Income in Dane County fell in 2009 and Milwaukee is now the fourth poorest city in the country, according to United States Census data released Tuesday.
The new data is part of the 2009 American Community Survey, which is part of the information gathered in the last census.
The income of residents of both Dane County and Madison dropped by more than twice the national average in 2009, according to the new data.
Milwaukee also made census news, but not the good kind, as it climbed the ranks of the nation’s poorest cities.
While Milwaukee was ranked 11th poorest in 2008, the new data showed the city’s poverty level reached 27 percent as of 2009, trailing only Detroit, Cleveland and Buffalo, N.Y., respectively.
Still, no other state experienced any significant decline in the poverty level, the survey data showed.
While general results for Wisconsin were not positive, the state is still in good company as national income fell by 2.9 percent overall between 2008 and 2009.
The rate of children living in poverty in Wisconsin increased at a higher rate than the national average, though Wisconsin’s child poverty rate still remains lower than the national average, according to survey data.
Survey data also showed that while household income in Wisconsin fell by more than the national average, 34 other states also experienced a decrease in household income.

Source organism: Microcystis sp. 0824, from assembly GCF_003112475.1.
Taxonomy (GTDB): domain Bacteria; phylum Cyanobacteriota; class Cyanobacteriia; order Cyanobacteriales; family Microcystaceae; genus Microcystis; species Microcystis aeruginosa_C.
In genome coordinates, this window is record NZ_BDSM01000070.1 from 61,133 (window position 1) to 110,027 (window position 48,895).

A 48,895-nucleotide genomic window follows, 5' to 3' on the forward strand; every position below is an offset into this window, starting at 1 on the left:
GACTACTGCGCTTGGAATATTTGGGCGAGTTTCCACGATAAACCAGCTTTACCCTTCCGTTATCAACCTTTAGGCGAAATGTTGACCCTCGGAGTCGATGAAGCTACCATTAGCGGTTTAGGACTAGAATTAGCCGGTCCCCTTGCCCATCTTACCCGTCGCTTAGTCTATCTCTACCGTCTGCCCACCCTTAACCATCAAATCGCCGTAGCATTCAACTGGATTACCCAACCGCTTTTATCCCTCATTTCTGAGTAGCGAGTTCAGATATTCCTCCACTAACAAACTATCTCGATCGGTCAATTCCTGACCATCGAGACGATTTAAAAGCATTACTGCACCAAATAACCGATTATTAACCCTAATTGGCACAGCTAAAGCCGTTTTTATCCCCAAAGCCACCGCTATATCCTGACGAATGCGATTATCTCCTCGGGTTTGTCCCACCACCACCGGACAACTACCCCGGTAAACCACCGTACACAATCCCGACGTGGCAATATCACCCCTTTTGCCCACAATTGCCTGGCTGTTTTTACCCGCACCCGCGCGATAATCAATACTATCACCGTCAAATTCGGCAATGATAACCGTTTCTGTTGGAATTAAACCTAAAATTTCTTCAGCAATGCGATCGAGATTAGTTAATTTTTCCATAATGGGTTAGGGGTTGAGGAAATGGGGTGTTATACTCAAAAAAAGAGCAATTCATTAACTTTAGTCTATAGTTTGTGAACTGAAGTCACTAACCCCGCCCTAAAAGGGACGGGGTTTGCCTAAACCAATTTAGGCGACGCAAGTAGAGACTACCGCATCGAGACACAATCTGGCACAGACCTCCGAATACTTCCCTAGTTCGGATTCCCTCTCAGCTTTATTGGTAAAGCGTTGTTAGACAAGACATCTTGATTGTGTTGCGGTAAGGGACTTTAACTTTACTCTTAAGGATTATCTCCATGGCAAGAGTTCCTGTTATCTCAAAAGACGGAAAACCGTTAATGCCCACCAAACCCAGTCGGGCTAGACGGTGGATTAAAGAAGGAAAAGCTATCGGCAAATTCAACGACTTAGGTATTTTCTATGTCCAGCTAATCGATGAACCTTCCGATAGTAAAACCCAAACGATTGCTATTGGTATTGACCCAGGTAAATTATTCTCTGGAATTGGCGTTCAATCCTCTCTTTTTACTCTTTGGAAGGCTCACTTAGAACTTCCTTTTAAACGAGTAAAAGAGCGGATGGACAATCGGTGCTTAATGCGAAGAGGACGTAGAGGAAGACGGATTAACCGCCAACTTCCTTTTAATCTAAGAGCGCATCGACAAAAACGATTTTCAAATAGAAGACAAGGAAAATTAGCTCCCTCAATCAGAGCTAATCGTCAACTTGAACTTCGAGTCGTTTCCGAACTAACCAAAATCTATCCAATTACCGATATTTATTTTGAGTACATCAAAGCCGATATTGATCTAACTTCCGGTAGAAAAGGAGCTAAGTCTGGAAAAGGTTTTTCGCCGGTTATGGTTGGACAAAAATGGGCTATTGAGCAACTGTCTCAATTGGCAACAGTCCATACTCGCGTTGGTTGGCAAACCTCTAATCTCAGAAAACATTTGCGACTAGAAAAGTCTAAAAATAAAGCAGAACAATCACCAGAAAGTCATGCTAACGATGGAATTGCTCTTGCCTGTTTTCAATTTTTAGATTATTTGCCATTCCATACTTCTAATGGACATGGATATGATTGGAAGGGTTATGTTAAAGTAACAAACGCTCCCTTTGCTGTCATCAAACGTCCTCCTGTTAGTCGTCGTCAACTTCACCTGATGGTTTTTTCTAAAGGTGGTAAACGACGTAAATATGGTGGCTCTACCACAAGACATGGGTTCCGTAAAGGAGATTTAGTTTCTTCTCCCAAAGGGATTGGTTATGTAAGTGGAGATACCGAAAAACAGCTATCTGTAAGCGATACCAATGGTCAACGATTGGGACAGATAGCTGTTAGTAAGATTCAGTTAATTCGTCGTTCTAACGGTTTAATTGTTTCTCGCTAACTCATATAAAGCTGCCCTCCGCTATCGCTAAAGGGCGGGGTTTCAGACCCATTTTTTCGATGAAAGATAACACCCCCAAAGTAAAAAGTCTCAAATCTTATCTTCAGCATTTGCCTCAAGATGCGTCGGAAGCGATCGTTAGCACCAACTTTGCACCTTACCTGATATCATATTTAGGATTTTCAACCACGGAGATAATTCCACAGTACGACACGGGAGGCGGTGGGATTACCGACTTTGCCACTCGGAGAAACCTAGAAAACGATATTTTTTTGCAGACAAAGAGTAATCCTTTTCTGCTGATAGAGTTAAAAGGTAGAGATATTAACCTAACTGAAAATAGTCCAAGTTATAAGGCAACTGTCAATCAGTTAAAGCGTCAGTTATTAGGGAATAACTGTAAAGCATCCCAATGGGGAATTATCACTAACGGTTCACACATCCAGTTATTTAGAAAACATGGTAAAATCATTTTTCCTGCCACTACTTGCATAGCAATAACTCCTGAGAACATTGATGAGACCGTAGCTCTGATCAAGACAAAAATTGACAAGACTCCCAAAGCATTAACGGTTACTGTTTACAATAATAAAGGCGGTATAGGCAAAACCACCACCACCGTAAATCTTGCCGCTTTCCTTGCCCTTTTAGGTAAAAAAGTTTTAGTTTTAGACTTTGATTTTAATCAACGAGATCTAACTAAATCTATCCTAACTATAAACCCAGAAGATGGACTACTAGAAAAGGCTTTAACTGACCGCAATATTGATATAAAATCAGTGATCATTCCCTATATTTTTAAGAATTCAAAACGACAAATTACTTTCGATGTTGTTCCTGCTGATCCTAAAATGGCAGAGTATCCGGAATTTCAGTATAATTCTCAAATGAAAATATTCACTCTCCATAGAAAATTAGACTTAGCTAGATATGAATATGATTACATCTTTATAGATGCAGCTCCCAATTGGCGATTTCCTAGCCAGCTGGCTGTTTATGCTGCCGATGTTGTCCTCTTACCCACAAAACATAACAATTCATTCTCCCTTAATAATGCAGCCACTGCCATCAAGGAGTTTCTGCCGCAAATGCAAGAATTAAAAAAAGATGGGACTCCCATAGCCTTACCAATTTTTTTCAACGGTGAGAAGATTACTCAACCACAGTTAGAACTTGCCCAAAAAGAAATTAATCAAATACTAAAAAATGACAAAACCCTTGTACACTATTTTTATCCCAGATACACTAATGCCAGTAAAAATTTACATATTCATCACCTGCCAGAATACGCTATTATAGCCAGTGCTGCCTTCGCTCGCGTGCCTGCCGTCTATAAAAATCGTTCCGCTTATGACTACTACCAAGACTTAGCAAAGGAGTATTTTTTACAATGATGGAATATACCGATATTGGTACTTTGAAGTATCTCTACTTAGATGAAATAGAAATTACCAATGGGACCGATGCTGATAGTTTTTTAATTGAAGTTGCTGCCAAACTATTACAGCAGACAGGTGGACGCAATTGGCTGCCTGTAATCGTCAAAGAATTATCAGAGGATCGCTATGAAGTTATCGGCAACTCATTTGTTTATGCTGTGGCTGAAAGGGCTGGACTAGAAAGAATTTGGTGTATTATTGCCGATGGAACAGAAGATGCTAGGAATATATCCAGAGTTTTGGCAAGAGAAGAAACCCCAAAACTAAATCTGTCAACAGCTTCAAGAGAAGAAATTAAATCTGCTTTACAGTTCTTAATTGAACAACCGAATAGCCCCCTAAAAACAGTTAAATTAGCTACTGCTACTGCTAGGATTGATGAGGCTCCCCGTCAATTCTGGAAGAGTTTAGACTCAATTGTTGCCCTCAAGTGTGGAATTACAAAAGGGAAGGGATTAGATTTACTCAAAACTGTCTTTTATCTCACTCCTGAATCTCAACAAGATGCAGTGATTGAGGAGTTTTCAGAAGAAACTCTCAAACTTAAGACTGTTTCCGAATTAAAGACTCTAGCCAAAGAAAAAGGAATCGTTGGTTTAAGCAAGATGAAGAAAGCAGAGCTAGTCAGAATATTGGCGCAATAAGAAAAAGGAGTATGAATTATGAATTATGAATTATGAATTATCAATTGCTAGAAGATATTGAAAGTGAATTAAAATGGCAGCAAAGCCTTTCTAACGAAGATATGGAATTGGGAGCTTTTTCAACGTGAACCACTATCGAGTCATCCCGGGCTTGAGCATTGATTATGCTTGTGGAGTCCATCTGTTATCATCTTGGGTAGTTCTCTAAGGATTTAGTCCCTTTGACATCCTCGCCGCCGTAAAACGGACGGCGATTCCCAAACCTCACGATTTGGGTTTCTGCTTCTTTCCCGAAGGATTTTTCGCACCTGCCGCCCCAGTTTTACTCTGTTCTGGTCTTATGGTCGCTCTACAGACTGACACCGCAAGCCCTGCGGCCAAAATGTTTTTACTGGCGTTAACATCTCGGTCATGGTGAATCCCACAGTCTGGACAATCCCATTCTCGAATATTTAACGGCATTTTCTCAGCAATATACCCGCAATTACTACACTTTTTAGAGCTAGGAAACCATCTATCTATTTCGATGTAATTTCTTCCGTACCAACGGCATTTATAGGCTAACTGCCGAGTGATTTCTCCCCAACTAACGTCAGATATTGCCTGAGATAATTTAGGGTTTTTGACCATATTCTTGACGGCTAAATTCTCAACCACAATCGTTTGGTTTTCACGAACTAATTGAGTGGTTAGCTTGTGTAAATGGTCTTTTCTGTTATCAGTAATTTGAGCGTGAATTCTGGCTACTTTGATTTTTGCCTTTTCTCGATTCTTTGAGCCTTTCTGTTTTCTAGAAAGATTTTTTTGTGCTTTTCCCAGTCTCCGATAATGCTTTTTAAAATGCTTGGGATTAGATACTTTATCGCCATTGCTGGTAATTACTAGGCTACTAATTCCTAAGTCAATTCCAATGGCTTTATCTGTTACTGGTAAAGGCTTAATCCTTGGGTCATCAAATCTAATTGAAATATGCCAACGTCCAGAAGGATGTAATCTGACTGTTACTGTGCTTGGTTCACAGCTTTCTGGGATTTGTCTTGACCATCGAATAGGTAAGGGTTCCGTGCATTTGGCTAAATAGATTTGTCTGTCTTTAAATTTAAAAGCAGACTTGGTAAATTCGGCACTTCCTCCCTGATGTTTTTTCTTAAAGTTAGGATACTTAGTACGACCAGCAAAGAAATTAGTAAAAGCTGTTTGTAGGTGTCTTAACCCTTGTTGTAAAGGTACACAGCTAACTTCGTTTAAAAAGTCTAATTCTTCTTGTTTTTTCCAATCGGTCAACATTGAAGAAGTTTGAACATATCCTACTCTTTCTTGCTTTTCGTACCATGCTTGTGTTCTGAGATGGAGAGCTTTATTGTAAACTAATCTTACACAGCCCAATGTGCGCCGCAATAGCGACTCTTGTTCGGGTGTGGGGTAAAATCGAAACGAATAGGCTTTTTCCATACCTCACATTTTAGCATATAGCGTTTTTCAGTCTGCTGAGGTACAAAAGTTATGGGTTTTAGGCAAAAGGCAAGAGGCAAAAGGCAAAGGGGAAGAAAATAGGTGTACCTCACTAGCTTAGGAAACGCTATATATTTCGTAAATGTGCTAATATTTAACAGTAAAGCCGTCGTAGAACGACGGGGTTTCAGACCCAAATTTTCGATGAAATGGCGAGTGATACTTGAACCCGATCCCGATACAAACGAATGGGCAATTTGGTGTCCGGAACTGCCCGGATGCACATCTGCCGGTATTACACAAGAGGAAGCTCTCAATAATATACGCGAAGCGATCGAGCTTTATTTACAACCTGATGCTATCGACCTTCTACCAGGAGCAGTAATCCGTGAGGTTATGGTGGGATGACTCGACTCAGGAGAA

In fact, median household income increased in only one state nationwide: North Dakota.
Many point to the recession as the cause for the downturn in Wisconsin incomes during the last census cycle.
“The recession has hit Wisconsin’s children and families very hard,” Ken Taylor, executive director of the Wisconsin Council on Children and Families, said in a statement. “These numbers highlight the need to maintain our commitment to policies that help folks weather the storm and move the economy forward.”
The survey also tracked the number of people in Wisconsin without insurance and those who depend on the state’s low-income health care Medicaid program, BadgerCare Plus.
According to the census, 9.4 percent of Wisconsinites lacked health insurance, which was actually the seventh lowest rate in the country.
Although the gathering of the data released Tuesday was orchestrated by the U.S. Census Bureau, it does not include general Census information.
While the 2010 Census is used to show how many people live in the U.S. and where they live, the American Community Survey shows how people live based on social, economic and housing characteristics, according to the U.S. Census Bureau.
The survey and the census are both used as part of the nation’s information infrastructure, Census Bureau director Robert Groves said in a statement.
“ACS data are required by numerous federal programs and for planning and decision making at the state and federal level,” Groves said. “ACS data help communities and businesses create jobs, plan for the future, establish new businesses and improve our economy.”
The bureau said the general census results, such as the current U.S. population and congressional apportionment figures, will be released at the end of 2010 as required by law.